Supercard is not a credit card so there is no credit check.  They will take steps to verify your identify to comply with general money laundering and compliance rules.

Whilst UK use is not banned, purchases or ATM withdrawals will incur a £1 plus 1% fee which makes them relatively pointless.  The only exception would be if you had a generous card like my old ‘2.5 Avios per £1’ bmi MasterCard – I could withdraw £200, pay £3 in fees and earn 500 Avios.

Transaction limits are generous – £500 cash per day, £50000 in total annual spend and various daily / monthly caps

How does Travelex Supercard compare with Curve?

The Curve card, which we have discussed extensively recently, has similar functionality to Supercard.  Supercard is superior to Curve in a number of ways:

Supercard is free, Curve has a one-off £35 fee

Supercard has no FX fees on overseas purchases, Curve has a 1% fee

Supercard has higher transaction limits than Curve

Supercard now uses the same payment processor, Wirecard, so they are likely to be equally good (or bad) in terms of declining transactions.  Supercard had problems here during the pilot and Curve performed better.  I would imagine that both will now be the same.

Supercard is cheaper than Curve for overseas cash withdrawals under £100 (3% vs £2 + 1%)

Supercard is open to everyone whilst Curve is targetted at those running a small business who would use the card for business purchases

Curve is better in the following scenarios:

UK use, as it charges no fees for purchases and no fees for your first £200 cash withdrawal per month via a credit card.  When Curve Rewards launches, it may become very interesting for UK Visa or MasterCard spend as you would ‘double dip’ with Curve Rewards and rewards from your underlying card.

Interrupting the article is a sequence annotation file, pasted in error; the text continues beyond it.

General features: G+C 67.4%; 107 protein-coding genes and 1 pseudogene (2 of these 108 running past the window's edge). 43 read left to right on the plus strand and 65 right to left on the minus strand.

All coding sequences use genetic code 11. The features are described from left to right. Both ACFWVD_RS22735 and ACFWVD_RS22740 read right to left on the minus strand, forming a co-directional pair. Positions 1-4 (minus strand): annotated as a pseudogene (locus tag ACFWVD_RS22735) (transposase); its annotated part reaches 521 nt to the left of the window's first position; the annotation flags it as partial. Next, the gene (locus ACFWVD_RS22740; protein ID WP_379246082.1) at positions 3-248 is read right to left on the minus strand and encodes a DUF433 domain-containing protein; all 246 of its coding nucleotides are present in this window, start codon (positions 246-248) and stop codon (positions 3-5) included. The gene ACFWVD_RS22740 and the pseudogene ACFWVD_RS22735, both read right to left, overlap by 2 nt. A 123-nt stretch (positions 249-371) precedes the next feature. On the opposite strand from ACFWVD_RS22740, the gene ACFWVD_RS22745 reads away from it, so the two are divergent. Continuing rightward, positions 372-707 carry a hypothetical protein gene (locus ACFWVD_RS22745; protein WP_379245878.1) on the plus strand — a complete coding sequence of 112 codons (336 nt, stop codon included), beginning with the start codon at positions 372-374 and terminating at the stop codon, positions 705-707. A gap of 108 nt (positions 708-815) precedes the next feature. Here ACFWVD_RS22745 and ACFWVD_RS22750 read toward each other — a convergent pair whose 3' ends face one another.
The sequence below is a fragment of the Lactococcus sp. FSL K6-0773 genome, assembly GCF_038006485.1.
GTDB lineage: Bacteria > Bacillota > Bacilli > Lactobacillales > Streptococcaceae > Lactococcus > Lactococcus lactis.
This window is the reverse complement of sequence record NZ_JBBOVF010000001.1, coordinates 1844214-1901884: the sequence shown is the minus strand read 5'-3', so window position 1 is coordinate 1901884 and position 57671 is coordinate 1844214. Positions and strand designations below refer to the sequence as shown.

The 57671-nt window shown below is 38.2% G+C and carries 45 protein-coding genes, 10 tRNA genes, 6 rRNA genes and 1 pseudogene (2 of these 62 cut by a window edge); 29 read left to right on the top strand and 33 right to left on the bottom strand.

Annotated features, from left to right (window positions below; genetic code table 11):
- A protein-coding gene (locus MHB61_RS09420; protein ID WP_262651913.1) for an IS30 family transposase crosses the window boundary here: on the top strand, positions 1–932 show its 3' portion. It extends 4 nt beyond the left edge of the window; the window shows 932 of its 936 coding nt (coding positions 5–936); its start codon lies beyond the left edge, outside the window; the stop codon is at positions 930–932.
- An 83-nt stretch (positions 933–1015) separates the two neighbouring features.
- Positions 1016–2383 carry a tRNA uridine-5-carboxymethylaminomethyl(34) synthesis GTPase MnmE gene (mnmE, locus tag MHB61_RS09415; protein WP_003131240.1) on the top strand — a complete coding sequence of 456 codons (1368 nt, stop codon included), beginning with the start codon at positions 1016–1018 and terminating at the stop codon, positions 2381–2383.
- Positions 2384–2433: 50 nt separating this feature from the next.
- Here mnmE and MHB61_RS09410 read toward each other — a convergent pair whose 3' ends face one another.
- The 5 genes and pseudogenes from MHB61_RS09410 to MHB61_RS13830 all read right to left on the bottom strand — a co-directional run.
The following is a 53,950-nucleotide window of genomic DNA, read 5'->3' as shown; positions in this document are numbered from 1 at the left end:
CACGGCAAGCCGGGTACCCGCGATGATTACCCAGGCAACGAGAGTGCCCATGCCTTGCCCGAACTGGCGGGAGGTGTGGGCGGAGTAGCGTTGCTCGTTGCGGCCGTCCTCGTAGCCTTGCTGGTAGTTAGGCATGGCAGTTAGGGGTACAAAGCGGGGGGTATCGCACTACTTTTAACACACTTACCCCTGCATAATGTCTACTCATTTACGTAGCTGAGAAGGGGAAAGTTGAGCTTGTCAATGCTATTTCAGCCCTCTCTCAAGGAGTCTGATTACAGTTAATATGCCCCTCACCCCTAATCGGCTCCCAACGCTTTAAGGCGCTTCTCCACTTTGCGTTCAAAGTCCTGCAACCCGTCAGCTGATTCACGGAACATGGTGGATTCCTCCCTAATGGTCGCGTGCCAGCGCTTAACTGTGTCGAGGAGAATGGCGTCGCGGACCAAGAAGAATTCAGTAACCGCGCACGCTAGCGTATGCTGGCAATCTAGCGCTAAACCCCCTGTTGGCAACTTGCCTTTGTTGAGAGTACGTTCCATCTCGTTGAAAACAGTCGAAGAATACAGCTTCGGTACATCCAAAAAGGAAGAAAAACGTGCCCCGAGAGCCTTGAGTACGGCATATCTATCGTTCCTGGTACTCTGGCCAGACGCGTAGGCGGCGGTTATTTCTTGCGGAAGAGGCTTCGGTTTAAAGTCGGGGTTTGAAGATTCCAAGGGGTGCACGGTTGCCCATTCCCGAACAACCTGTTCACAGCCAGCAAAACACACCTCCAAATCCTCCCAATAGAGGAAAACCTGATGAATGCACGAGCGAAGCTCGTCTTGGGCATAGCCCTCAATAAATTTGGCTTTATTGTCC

For overseas ATM withdrawals of £100 to £200, Curve is cheaper (at £200, Curve charges £4 whilst Supercard is £6).  £200 is the daily Curve ATM cap IIRC.  The Supercard ATM cap is £500.

If you need the detailed transaction analysis data which can be downloaded from Curve

If you only want to use one card for both domestic and overseas transactions whilst having a reduced FX fee compared to a standard credit or debit card

How do I apply for a free Supercard?

Download the app via this link to order a free Supercard.  Even if you already have a ‘no FX fees’ credit card, Supercard could still be a better deal if you link it to a Visa or MasterCard which has richer rewards.

Don’t ask me how Travelex makes any money on Supercard because I don’t know!  There is probably an arbitrage on the interchange fees and some data mining opportunities.  The pilot programme must have convinced them that it does have serious long term potential.


Want to earn more points from credit cards? – January 2021 update

If you are looking to apply for a new credit or charge card, here are our January 2021 recommendations based on the current sign-up bonus

You can see our full directory of all UK cards which earn airline or hotel points here.